Interlocked increment/decrement

This is a discussion on Interlocked increment/decrement within the C++ Programming forums, part of the General Programming Boards category; OK, this is a tough one. It might be spread across several boards, too, so I'll just post it here, ...

  1. #1
    C++まいる!Cをこわせ! Elysia's Avatar
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    Interlocked increment/decrement

    OK, this is a tough one. It might be spread across several boards, too, so I'll just post it here, so moderators can move it if they think it necessary.

    Anyway, the question is atomic increment and decrement operations.
    Windows provides two such functions for signed 32-bit values, which obviously is less than ideal since I want to use 8 to 64 bits and unsigned, as well.
    The other option is to use VS specific memory barriers to carry out atomic operations, but then it would be locked to the VS compiler.

    What way should I take? Any other solutions?
    I'm merely looking for a way to increment and decrement a value in a thread-safe manner.
    Quote Originally Posted by Adak View Post
    io.h certainly IS included in some modern compilers. It is no longer part of the standard for C, but it is nevertheless, included in the very latest Pelles C versions.
    Quote Originally Posted by Salem View Post
    You mean it's included as a crutch to help ancient programmers limp along without them having to relearn too much.

    Outside of your DOS world, your header file is meaningless.

  2. #2
    Master Apprentice phantomotap's Avatar
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    I'm fairly certain you could use the "x86" `xadd' to increment/decrement 8, 16, and 32 bit values atomically. I'm also fairly certain that you can't magically combine other atomic or locking primitives, to fake atomic 64 bit operations. (Mostly because I'm fairly certain an atomic operation always takes a known number of ticks wheres a `mutex' and the like may very well be random.)

    What are you trying to do? The "compare and exchange" operations tend to be much more useful and there you have `cmpxchg8b' on a handful of processors. (Edit: As far as it goes, you can use `cmpxchg8b' to get an atomic increment, decrement, or fail of a 64 bit value.)

    If you are going for a lock-free data structure... beware! They are notoriously difficult to get right.

    Soma
    Last edited by phantomotap; 04-12-2009 at 05:46 AM.

  3. #3
    C++まいる!Cをこわせ! Elysia's Avatar
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    Lock-free smart pointer to increase the ref count is what I'm trying to do.
    The ref count can be 8, 16, 32 or 64 bits. Or that was the intention anyway.
    I know VS has a 64-bit interlocked increment, too, so it isn't impossible.
    Quote Originally Posted by Adak View Post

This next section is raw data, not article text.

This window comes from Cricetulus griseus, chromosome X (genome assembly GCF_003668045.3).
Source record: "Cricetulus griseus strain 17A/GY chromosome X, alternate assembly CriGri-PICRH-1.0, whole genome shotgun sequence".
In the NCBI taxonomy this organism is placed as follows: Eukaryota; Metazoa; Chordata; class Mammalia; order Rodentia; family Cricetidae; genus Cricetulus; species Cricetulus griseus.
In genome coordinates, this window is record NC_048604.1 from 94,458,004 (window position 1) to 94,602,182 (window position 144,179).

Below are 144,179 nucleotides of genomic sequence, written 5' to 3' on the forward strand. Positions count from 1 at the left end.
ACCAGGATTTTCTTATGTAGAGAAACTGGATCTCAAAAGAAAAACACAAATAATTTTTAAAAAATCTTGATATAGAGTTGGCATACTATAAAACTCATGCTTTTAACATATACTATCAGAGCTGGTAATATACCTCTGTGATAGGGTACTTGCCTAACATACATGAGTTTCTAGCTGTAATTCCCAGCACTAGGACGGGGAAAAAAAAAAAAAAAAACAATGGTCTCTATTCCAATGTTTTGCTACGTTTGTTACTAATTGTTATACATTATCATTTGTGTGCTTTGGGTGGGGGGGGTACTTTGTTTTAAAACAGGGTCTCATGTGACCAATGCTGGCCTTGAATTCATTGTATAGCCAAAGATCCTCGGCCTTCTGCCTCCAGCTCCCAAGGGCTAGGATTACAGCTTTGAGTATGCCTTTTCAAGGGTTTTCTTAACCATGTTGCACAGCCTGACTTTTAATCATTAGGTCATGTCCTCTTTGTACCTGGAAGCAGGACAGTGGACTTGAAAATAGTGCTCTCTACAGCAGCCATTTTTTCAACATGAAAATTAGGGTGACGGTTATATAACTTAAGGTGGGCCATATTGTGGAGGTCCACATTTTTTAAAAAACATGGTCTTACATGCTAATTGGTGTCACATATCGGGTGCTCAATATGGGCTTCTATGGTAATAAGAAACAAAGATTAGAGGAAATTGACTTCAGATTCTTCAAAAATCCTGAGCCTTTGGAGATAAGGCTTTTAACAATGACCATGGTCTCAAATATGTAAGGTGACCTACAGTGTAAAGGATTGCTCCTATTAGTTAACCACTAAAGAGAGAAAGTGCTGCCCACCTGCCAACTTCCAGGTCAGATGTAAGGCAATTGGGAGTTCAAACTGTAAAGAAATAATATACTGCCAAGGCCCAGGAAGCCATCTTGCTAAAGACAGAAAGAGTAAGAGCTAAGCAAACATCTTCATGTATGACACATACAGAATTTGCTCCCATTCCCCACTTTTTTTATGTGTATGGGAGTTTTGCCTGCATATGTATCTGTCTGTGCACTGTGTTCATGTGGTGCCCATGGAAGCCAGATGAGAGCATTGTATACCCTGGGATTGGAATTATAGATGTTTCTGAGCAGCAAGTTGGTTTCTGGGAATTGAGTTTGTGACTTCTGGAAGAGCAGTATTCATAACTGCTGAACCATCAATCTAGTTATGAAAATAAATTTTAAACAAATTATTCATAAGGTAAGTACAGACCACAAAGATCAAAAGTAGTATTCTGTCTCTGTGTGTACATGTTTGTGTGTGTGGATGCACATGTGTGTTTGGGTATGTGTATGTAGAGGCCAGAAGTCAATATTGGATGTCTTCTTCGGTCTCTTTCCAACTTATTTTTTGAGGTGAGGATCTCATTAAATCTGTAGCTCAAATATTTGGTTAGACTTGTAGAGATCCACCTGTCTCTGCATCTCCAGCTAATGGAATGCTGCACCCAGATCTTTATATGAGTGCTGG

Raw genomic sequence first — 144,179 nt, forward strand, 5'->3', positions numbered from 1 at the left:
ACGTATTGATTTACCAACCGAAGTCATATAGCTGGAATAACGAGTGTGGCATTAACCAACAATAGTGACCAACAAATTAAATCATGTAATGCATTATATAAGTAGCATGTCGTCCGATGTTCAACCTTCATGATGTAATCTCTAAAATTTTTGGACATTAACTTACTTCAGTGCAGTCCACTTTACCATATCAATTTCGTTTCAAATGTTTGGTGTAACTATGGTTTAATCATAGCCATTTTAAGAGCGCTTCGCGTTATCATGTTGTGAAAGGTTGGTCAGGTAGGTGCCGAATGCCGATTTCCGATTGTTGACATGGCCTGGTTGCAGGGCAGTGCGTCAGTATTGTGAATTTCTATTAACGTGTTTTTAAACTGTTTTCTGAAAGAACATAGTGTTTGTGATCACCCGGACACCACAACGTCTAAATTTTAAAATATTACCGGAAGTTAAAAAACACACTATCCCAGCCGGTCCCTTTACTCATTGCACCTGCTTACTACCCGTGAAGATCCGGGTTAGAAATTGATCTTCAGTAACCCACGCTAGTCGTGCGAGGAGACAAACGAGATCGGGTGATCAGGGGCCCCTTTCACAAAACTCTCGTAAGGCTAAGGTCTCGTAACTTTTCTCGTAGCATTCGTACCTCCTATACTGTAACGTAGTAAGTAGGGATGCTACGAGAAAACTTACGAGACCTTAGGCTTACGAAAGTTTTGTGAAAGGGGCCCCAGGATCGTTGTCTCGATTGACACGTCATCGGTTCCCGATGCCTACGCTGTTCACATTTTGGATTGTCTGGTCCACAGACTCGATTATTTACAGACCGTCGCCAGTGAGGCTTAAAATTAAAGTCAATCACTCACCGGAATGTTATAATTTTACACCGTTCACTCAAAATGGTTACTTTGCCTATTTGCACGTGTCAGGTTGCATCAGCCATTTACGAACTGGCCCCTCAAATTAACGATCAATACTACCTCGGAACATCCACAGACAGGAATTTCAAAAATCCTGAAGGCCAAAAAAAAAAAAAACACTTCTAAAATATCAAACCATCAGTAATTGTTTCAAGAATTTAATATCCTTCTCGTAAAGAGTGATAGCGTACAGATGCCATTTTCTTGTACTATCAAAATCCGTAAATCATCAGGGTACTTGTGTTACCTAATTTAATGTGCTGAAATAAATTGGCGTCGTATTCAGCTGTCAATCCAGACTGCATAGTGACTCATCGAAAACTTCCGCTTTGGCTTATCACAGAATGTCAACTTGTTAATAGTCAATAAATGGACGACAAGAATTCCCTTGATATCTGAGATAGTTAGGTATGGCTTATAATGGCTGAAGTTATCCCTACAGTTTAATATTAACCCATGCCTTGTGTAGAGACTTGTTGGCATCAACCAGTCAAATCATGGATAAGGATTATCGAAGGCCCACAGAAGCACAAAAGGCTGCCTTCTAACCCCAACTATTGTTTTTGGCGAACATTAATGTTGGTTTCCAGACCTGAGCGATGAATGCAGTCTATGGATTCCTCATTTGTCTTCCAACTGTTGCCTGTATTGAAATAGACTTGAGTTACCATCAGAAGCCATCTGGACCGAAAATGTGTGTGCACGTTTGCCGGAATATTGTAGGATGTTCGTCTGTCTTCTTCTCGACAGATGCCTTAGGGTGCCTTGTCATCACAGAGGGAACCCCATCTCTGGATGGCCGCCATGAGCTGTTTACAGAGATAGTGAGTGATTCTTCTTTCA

io.h certainly IS included in some modern compilers. It is no longer part of the standard for C, but it is nevertheless, included in the very latest Pelles C versions.
    Quote Originally Posted by Salem View Post
    You mean it's included as a crutch to help ancient programmers limp along without them having to relearn too much.

    Outside of your DOS world, your header file is meaningless.

  4. #4
    Master Apprentice phantomotap's Avatar
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    O_o

    I suppose a lock-free smart pointer is a lock-free data structure after a fashion.

    Anyway, drop the 8, 16, and 64 bit versions. You would need at least 32 gigabytes of memory for a reference count above 32 bits. The 8 and 16 bit versions will not save an appreciable amount of memory memory--at most 3 bytes per referenced object--and maybe nothing at all considering padding.

    "I know VS has a 64-bit interlocked increment, too, so it isn't impossible."

    Yes... I did say: "As far as it goes, you can use `cmpxchg8b' to get an atomic increment, decrement, or fail of a 64 bit value.". You could certainly use `cmpxchg8b' in a loop--repeating on failure--to implement such a function easily enough.

    "You could certainly use `cmpxchg8b' in a loop--repeating on failure--to implement such a function easily enough."
    O_o

    "easily enough"

    O_O

    Did I say that out loud? ^_^;

    Soma
    Last edited by phantomotap; 04-12-2009 at 07:10 AM. Reason: O_o

  5. #5
    C++まいる!Cをこわせ! Elysia's Avatar
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    These assembly instructions aren't my area... I can't figure out how to use them!
    Is it
    xadd dst, src?
    Quote Originally Posted by Adak View Post
    io.h certainly IS included in some modern compilers. It is no longer part of the standard for C, but it is nevertheless, included in the very latest Pelles C versions.
    Quote Originally Posted by Salem View Post
    You mean it's included as a crutch to help ancient programmers limp along without them having to relearn too much.

    Outside of your DOS world, your header file is meaningless.

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    Are you sure that it's meaningful to have more than 2^31 references to a pointer?

    That being said, Interlocked Increment/Decrement [at least up to machine words] can easily be written in assembler:
    Code:
    __asm
    {
       mov ecx, offset target
       mov eax, 1 
       lock xadd [ecx], eax
       inc eax     // eax contains old value, so add 1. 
    }
    Also, while the prototype in winbase.h may say that the value is "signed", there is no difference between signed and unsigned when it comes to adding/subtracting.

    However, it looks like there are 8, 16, 32 and 64 bit versions of the InterlockedXXX instructions if you look at winbase.h.

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  7. #7
    C++まいる!Cをこわせ! Elysia's Avatar
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    Quote Originally Posted by matsp View Post
    Are you sure that it's meaningful to have more than 2^31 references to a pointer?
    *shrug* Don't know, but better safe than sorry, no?
    Plus if there are 8, 16 and 32, why not 64?

    That being said, Interlocked Increment/Decrement [at least up to machine words] can easily be written in assembler:
    Code:
    __asm
    {
       mov ecx, offset target
       mov eax, 1 
       lock xadd [ecx], eax
       inc eax     // eax contains old value, so add 1. 
    }
    How does this work, exactly?
    I don't understand the

    mov eax, 1
    lock xadd [ecx], eax
    inc eax // eax contains old value, so add 1.

    bit.

    Also, while the prototype in winbase.h may say that the value is "signed", there is no difference between signed and unsigned when it comes to adding/subtracting.
    What if the value is > 0x7FFFFFFF? Then signed add would do overflow, no?

    However, it looks like there are 8, 16, 32 and 64 bit versions of the InterlockedXXX instructions if you look at winbase.h.
    Yeah, I had a look (why doesn't msn mention the 64-bit ones?), but there are only for 32-bit and 64-bit... and of course, they're signed.